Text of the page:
A Mannish tale from the Vales of the Anduin
In the vales of the great river, under the eaves of the forest, lived a widow with her daughter and son. They tended their small farm, gathered nuts and berries in the forest, and sometimes caught fish in the river.
One day, as the girl was tending the kitchen garden and the boy was milking the cow, the widow heard a knock on the door. She got up from her spinning and opened it. There on the doorstep stood a bear carrying a great fish in its mouth. The bear bowed to the woman, and gently set the fish on the threshold.
The woman saw that the bear meant her no harm, so she curtsied and said, "Thank you, friend Bear, for the kind gift."
The bear bowed again, and said, "You are most welcome, neighbor. Eat it in good health." Then she turned and walked away.
When the woman served the fish for dinner, her children asked where it came from, for they knew she had not gone fishing that day. "Our new neighbor brought this as a friendship gift," she said, thinking that having a friendly bear as neighbor might be no bad thing.
The next week, the bear returned, bringing a large honeycomb, clumsily wrapped in leaves. This time, she stayed for a short while, talking with the woman. The woman called her children to meet the bear, and whom they greeted politely. Then the bear again departed.
The following week, the bear came back again. This time, she dragged a large tree that had been felled by beavers. The widow saw that it would be useful for both firewood and building. Again, she thanked the bear gratefully.
Then she said, "Kind Bear, you have been most generous. How can we repay you?"
The bear said, "Please, sit down, and I will tell you my story.
"As you know, I am a Talking Bear. I was not always so. When I was young, I was dumb and unknowing as most beasts. In those days, while I was still a cub, my parents were lost to me, and I was abandoned in the forest. There I encountered one of the Elves. They always wished to talk to everything, the old Elves did.
"This elf cared for me, and taught me to talk, and to live in the forest. When I became older, she sent me back to my own people to find a mate, and have cubs of my own.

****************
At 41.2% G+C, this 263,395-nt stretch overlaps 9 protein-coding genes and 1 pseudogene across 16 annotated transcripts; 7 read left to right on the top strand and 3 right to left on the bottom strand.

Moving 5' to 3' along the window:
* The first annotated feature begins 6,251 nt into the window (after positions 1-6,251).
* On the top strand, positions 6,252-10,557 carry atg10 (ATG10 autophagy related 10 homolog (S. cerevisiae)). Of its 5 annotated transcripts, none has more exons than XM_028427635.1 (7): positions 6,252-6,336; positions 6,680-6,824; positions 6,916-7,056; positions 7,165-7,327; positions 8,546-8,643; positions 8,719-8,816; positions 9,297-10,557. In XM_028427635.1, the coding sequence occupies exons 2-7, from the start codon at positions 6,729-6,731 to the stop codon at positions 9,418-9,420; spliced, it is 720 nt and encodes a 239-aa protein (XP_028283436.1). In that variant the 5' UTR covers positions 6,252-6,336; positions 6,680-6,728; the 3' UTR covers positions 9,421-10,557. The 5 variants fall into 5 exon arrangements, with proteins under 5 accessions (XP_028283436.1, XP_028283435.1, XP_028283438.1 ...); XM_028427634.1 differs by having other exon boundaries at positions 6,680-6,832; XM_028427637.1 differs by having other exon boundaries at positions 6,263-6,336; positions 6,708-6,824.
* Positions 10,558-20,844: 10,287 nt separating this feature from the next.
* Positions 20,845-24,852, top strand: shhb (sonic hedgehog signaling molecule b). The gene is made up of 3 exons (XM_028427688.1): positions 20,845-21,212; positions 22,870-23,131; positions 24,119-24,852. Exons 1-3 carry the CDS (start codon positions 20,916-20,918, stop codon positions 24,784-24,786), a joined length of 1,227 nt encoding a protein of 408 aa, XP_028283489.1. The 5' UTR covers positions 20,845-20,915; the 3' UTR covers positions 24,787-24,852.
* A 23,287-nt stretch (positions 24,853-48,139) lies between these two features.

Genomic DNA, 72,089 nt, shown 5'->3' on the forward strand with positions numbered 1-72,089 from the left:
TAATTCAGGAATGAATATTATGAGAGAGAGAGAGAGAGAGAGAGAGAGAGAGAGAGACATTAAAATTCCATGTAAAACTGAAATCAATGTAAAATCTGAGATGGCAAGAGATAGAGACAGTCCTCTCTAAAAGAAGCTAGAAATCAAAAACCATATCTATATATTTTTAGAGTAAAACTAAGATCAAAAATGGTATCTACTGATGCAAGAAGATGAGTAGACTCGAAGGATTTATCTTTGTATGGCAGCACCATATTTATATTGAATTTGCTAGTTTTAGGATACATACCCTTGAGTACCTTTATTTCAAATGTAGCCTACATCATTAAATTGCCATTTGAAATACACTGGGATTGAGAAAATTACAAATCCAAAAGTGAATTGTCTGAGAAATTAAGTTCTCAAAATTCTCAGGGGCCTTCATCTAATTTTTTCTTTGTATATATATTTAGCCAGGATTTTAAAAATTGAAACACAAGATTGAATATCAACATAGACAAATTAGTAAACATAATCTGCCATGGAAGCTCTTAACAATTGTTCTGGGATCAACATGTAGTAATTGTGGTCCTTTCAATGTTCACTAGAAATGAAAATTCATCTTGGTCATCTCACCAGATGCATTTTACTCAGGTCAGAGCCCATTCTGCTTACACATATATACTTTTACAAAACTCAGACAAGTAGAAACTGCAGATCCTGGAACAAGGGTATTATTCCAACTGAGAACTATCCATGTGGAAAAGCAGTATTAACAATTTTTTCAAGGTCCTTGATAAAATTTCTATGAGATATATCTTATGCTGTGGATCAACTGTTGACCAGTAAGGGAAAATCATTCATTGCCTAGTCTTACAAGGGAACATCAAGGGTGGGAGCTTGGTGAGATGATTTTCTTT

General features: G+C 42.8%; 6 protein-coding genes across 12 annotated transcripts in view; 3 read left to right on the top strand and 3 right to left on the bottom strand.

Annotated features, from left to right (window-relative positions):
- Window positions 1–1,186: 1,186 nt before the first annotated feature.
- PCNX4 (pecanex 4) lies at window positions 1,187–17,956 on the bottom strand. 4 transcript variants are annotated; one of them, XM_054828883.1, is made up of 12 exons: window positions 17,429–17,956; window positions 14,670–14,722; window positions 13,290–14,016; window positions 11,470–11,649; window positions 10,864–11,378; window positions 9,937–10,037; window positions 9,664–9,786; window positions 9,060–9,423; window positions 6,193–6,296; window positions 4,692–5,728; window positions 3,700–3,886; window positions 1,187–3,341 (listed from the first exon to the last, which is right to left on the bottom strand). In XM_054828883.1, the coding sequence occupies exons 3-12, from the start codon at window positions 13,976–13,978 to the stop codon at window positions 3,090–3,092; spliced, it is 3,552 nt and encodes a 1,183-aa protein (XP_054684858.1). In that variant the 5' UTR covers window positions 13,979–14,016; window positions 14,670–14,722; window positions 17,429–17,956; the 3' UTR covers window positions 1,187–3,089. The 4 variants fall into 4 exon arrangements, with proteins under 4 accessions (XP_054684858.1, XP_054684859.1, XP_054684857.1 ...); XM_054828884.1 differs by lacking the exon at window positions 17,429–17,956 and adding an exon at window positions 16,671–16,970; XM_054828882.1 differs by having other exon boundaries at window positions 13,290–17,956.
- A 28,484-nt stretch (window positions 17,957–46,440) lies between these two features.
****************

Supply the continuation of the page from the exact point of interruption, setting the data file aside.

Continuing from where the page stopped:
"The gift of speech was not all she gave me, although her other gift was all unwitting. The Elves have the long sight, and can often sense the paths of the future. When she taught me to talk, I gained also some of the long sight of the Elves.
"Now, the orcs are multiplying in the mountains, the wargs are growing in number, and always there are more trolls and giants about than before. I see that this will do naught but grow worse. Thus, I come to you, that we may combine our forces. You, with your clever hands and tools of metal, and we, I and my cubs, with our strength and size, will be more able to combat the evil creatures of the world together than either alone."
Now this seemed more than reasonable to the widow, for she had had dealings with the Elves herself, and had gained in some measure the same foresight. Therefore, after discussing it with her children, she assented.
The Bear and her cubs came to live with the widow and her children. With the help of the Bears, they were able to build a strong stockade, and plenish it well with food from forest, field and river.
Thus they lived for some years, and it came to pass that when the orcs and wargs, the trolls and giants came that way, the widow’s family and the Bear’s family worked and fought side by side. Though they were hard pressed at times, always they were safe at last, due to the doughtiness of the Bears and the humans.
The Bear and the widow began to grow old. They took thought for the future, and said to each other, "If only our children could marry. Then their children would have the best of both."
But when they spoke of this to the children, the widow’s son said, "The Bears are my friends, but the bear maid is so large!" And the Bear’s son said, "The maiden is so small and weak, I fear to break her!".
The maiden said, "The Bear-youth is my companion, but his odor is so strong!" And the Bear-maiden likewise said, "The youth is no taller than my shoulder!"
So the widow and the Bear saw that not easily would this excellent alliance of Men and Bears be maintained. They went then one morning into the forest, and there they remained for three days and three nights, and on the morning of the fourth day, they returned exceedingly weary.
They called their children to them, and before any could speak, they cast over them a glamour, that to each the others would appear as one of their own. Thus, when the youth looked at the Bear-maid, he saw a lass, tall and strong, but comely. Likewise did the Bear-youth and the maidens see well-favoured Bears or Man.
So, in due time, the children of the widow and the Bear were married. Soon, they had cubs and children, to set upon their grandmothers’ knees. As they grew, the tallest, strongest and cleverest became a great leader of Men and Bears and other wild folk there by the river, and was known by all as Beorn.